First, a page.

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I just want to (shrink) wrap a plane with an image over (around) the entire object, not just one face / plane.

[EDIT, after two answers] Many have said that original question is unclear. So now that I understand what I was asking %-/, here's the translation:

How do I cover an object with a picture without using UV Mapping -> unwrap?

[EDIT] Skip down to the accepted answer from Duane Dibbley.


Perhaps superfluous details, an example of an only partially successful attempt:

  1. Start Blender with factory defaults (will use default cube).
  2. Create Plane.
  3. Drag drop some arbitrary image onto plane.
  4. Set parent of plane to cube (via drag drop plane to cube in Outliner).
  5. Click plane.
  6. Add Modifier: Shrinkwrap.
  7. Set target to cube.

At this point, it's just on the top face of the cube. How can I get it to cover the entire cube (all faces), e.g. "folding" it around the whole thing? If this turns out to be more complicated, e.g. requiring some UV / mesh mapping things, can you please point out a link or two that might assist? (I've looked a bunch of tutorials, blender wiki, and blender docs (which I wish had examples, not just parameters :)), but I seem to be denser than that cube! Thank you! - H

[EDIT:] Requested Screenshot --- the "brain" should cover the entire cube, but not multiple same images on each face, i.e., the cube should look like a brain in the shape of a cube.

BlockHead :))

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    $\begingroup$ Please show your work with an image to improve the clarity of the question. $\endgroup$ – atomicbezierslinger Aug 13 '16 at 17:27
  • $\begingroup$ Here is a tutorial link youtube.com/watch?v=Tovu1A0LxeQ $\endgroup$ – atomicbezierslinger Aug 13 '16 at 17:30
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    $\begingroup$ I am not clear what you want. Perhaps others are. Do you want a cube with six different pictures on six different faces? Do you want to model a 3D Brain? Something else? Blender is not designed to be simple. Blender is designed to be expressive. Why not show your actual work or state that cannot it cannot be disclosed? You could present an equally complex substitute. Can you show a image from the internet similar to your goal? People use seams to unwrap complex images. Images can be projected on meshes. This requires searching at BSE or other sites. $\endgroup$ – atomicbezierslinger Aug 13 '16 at 19:24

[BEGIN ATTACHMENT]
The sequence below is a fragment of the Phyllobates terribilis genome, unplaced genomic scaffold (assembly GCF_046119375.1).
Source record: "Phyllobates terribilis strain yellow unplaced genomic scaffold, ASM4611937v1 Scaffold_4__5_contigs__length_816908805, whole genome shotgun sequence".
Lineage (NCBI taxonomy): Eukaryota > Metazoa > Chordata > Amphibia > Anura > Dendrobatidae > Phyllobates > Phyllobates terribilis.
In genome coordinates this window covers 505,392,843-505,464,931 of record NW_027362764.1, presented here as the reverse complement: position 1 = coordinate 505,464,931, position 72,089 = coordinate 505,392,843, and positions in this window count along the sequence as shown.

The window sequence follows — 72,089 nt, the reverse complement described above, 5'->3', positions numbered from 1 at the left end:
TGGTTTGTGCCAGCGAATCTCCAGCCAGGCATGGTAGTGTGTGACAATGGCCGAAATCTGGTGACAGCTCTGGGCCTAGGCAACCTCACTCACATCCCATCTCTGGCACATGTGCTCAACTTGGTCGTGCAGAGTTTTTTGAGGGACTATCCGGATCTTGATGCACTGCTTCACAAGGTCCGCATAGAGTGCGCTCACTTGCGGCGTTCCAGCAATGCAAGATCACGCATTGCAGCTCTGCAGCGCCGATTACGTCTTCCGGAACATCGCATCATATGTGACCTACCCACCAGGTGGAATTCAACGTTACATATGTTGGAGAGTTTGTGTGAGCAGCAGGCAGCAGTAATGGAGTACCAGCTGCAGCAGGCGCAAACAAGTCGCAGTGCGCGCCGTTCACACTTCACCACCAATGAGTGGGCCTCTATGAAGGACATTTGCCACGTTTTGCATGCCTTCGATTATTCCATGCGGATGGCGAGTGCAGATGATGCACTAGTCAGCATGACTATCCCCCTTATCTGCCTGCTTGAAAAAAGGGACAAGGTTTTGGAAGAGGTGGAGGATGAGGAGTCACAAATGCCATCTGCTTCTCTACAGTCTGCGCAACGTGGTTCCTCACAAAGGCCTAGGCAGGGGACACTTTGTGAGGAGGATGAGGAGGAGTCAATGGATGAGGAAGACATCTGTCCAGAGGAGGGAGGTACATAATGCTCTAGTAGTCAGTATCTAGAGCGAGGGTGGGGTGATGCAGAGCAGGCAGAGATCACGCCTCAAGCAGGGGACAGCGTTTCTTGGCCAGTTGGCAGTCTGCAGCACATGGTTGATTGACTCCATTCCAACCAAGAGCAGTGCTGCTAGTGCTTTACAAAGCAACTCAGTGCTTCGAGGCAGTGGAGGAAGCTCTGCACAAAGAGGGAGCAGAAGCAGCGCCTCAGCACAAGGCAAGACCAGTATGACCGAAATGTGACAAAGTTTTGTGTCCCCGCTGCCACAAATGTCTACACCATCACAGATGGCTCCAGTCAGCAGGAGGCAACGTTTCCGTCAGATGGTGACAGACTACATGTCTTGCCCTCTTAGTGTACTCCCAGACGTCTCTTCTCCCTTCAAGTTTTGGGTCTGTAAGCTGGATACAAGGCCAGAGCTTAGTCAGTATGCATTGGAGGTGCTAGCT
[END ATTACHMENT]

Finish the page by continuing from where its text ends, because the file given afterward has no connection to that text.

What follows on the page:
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    $\begingroup$ So you want the image of the brain on all sides of the cube? (Is there any reason you have to use the shrink wrap modifier?) $\endgroup$ – David Aug 14 '16 at 14:13
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    $\begingroup$ Interesting that a closed question has a bit more explanation. Its true that people downvote and do not state why. Bad situation. They talk about this in meta recently. Its very difficult for someone to state why, perhaps because it makes them seem aggressive. Clicking anonymously is quite easy to do. I would like to see specific downvotes only such as ... No Research ... No Effort ... Please make clearer ... Too many topics ... et cetera. I would not take it too seriously. Sometimes a downvote is really about the down voter. Maybe the did not a Pokemon today. $\endgroup$ – atomicbezierslinger Aug 14 '16 at 15:27
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It is completely unclear to me what you are trying to accomplish, or why you want to use the tools proposed in the question. So I'll post an answer as blindly as trying to break a piñata:

enter image description here

(photo: AlejandroLinaresGarcia, Wikipedia)

If you want a cube with a texture, use the texture directly on the cube using UV coordinates:

If you need the cube to have different front and back, the images mapped have to correspond with those views:

To have some geometry converted to the shape of another, then you'd use the shrinkwrap modifier. Have the brain object be larger than the cube, the you can shrinkrwrap it around the cube using nearest surface point:

enter image description here

Brain model by mahesh downloaded from http://www.blendswap.com (login required)

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  • $\begingroup$ Hmmm not sure if I can make it clearer. If I could I'd not need to ask the question at all. However,your answer does answer my question - the last image you show is what I wanted to do, although the one just before is close too. I wanted to know if there was a non-mesh or non-uv way to do this, but your answer indicates that it is not so simple. (I will attempt to edit the OP) Thank you for your detailed answer! $\endgroup$ – Howard Pautz Aug 15 '16 at 21:42